Last night as my husband was “ferrying” guests across the “mudflats” that are called Plains Rd., I thought of the parting of the Red Sea and the scholarly interpretation/translation/correction: it was not the Red Sea the Israelites crossed but the Sea of Reeds, similar to our mudflats, it seems. They could walk across it, just as John has several times to retrieve his car at the neighbors to go somewhere, but cars, and armored vehicles with big heavy horses just couldn’t do it, and there was no AAA to get them out, so the Israelites got across and the Egyptians all had mudbaths. How beautiful their skin must have been afterwards! Compensation for letting the Israelites get away. I’ll bet Pharoah was not impressed.
So, our mudflats continue to amaze us. THe thaw has been so fast and so early that despite the truckloads of rocks (not stones or gravel, mind you, 2″ in diameter rocks!) they pour on the road, and the grading they have done several times, there are still ruts in the road close to a foot deep surrounded by muck, mud, slippery, nasty, difficult to navigate stuff.
Meanwhile, at 2 a.m. this morning, I was awakened by a pack of coyotes seemingly across the road on the meadow behine the neighbor’s house (or closer?) singing some drinking song or another (I didn’t recognize it or I would have sung along.). I put Lizzie’s leash on her, turned on all the outside lights, grabbed the “searchlight” and went onto the porch, where Lizzie proceded to bark constantly for 10 minutes until she was satisfied there was no more threat, while I shined the searchlight down by the sheep and around the woods and toward the road. No bright lights (eyes) anywhere, except on the sheep, who seemed relatively unconcerned, so I’m guessing the coyotes weren’t all that near. However, I spent the rest of the night listening, half asleep in case they came back. But all is well. Hopefully, they will have gotten the hint that this area is taken.
It is disturbing to hear packs of coyotes at this time of year. I’m thinking this is more proof that they’ve interbred with the grey wolves. For coyotes, I’m told, are solitary animals and hunt by themselves, until Fall , when the mama takes her litter hunting to teach them how, and then kicks them out to find their own territory, after a month of family reunions and all night bashes. So, now, they are hunting in packs, wolflike behaviour. Does that also mean that they will now jump OVER fences? Coyotes traditionally burrow under fences. I don’t think wolves feel that restriction. That’s somewhat scary. I trust the electronetting, but if they are of a notion to launch themselves in the air and jump the four foot high fence, no sheep are safe. Let’s hope they don’t.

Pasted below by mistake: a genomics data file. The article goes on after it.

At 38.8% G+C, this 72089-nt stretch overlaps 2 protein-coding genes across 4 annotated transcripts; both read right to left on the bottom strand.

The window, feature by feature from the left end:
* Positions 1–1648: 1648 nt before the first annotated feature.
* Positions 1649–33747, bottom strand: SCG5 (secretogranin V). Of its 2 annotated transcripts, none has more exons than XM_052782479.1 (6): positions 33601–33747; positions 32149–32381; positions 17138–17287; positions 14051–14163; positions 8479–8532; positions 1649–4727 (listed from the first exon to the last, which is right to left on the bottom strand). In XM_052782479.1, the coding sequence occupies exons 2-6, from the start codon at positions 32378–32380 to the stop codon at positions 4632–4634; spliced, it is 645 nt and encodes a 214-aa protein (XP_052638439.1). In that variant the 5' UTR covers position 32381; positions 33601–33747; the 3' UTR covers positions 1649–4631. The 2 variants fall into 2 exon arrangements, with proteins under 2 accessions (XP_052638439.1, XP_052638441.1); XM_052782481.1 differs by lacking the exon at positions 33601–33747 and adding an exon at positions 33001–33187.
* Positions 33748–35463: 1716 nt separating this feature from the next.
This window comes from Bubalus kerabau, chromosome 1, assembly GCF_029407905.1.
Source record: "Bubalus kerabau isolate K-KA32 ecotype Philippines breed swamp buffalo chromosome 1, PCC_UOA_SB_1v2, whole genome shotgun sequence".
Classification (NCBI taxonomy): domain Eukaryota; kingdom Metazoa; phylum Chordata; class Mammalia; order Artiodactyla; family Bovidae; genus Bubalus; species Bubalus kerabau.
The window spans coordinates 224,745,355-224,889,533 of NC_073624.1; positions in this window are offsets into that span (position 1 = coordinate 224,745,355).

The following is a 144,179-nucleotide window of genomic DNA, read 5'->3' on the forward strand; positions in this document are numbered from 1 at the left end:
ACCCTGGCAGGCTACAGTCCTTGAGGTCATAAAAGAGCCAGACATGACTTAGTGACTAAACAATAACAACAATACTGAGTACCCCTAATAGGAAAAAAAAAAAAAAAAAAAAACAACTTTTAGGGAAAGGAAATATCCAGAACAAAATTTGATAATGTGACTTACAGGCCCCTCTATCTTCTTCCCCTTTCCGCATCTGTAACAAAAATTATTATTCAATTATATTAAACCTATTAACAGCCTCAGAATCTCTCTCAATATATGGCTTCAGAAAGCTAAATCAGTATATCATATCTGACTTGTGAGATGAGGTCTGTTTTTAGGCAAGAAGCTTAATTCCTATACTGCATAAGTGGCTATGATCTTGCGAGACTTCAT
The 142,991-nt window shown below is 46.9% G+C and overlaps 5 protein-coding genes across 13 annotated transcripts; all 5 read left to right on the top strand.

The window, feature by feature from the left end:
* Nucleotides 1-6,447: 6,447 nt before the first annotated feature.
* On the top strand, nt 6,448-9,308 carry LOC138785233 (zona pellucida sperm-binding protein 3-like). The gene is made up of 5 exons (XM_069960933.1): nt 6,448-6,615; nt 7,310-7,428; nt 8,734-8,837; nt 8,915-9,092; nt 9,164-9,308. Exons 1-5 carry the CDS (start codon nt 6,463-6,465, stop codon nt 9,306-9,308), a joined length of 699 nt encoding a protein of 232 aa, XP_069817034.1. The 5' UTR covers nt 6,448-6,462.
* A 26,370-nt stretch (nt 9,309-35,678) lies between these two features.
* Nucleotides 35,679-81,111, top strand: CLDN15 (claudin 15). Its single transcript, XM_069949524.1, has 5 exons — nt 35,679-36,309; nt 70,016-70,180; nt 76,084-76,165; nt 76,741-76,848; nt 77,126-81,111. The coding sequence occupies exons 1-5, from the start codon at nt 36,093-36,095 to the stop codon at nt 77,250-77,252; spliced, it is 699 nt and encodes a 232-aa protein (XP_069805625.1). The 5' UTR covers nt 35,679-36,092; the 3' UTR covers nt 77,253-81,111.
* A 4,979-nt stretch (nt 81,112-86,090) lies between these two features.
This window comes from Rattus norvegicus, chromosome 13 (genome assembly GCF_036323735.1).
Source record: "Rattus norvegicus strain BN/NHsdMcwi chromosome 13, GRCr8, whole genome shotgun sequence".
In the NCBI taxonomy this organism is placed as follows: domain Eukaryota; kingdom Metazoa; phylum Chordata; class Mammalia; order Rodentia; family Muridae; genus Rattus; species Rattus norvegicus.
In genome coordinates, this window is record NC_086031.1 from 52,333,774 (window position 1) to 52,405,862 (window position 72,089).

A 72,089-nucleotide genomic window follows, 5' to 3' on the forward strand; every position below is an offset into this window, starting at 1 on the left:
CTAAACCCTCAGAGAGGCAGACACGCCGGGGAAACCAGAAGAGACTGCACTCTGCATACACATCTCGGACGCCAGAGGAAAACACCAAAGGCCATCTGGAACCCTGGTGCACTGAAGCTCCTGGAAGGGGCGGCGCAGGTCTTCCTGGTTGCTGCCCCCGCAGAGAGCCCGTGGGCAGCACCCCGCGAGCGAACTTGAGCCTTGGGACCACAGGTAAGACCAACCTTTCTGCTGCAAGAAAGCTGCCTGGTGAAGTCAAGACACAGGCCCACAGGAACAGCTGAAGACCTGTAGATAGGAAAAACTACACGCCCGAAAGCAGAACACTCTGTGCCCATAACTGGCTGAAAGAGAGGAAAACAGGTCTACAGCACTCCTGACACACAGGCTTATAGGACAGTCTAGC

Today is day 146 from the day the rams went in. That means the lambs could come anytime. I am hoping they hold off at least until Gwen has shorn them tomorrow morning. Right now expecially the coopworths are so dirty underneath! I don’t want lambs sucking on poopy “tags” instead of teats. If they hold off, tomorrow there will only be nice clean milk machines to drink from.
I’m almost ready for shearing. The soups are made. I just brought in a chicken to roast to make chicken salad with later today. I have to boil eggs for egg salad. I have three little chores relative to actual shearing: carrying shearing board, skirting table and extra garbage pail to join the other two for legs for the shearing table, down to the shed. And I’m determined to make cinnamon buns that will be ready for the second rising at bedtime, and will do so very slowly in the frig overnight, so I can bake them in the morning, warm for when people arrive. Other than that, I guess I’m ready.
Dinner last night worked well, despite the guests having to be ferried, in the back of the truck, like sheep, from the corner and back. They were good natured about it, and since no one around here actually dresses up for dinner, it wasn’t a hardship particularly getting into the truck. The sauerbraten was great. I bought a chuck roast, grass fed, from the Lebanon Co-op, and it was great. (I didn’t have a roast large enough in the freezer, and the one from the co-op was boned, tied, and fat-less, and very tasty.) This morning I had one of the two leftover kartoffelkloesse with a bit of gravy, cold, for breakfast. It was as good as those cold pizza slices left on the windowsill overnight in college, eaten for breakfast…maybe even better. And the pies were great, if I do say so myself, even though I kind of overcooked the crust on the lemon one, but that wasn’t my fault, really, it wasn’t: I was talking to Donald on the phone and he was giving me a description of all his lambs and I got distracted.
Sheep are fed (they don’t know it but this is it until after shearing in the a.m.). Possible thundershowers later today, they are saying. I will lock them in the shed the minute it is looking possible. And they will stay in there overnight. For good measure and a good night’s sleep, I’ll barricade them in with green gates turned on end, so no coyote can get in even if they do jump the fence…which they won’t, right? From here on in, they’ll be locked in at night, so that if a lamb is born it can’t wander far from it’s mother. It means very rarely two mothers both lambing at the same time, get their lambs mixed up, but that’s only happened once, so I’m not going to worry about it.
I agreed to do a wedding in August yesterday. I’m not sure how I feel about it. I haven’t done one in years. I love weddings. But this was a strange sort of transaction on Sunday morning. I will call the bride today and see about setting up a time the three of us can talk about all this. Then I’ll feel better. Right now, they are total strangers, I know nothing about them. When I had a parish, I wouldn’t agree to do the wedding until we’d had an initial talk, made sure we were on the same page, etc. In time…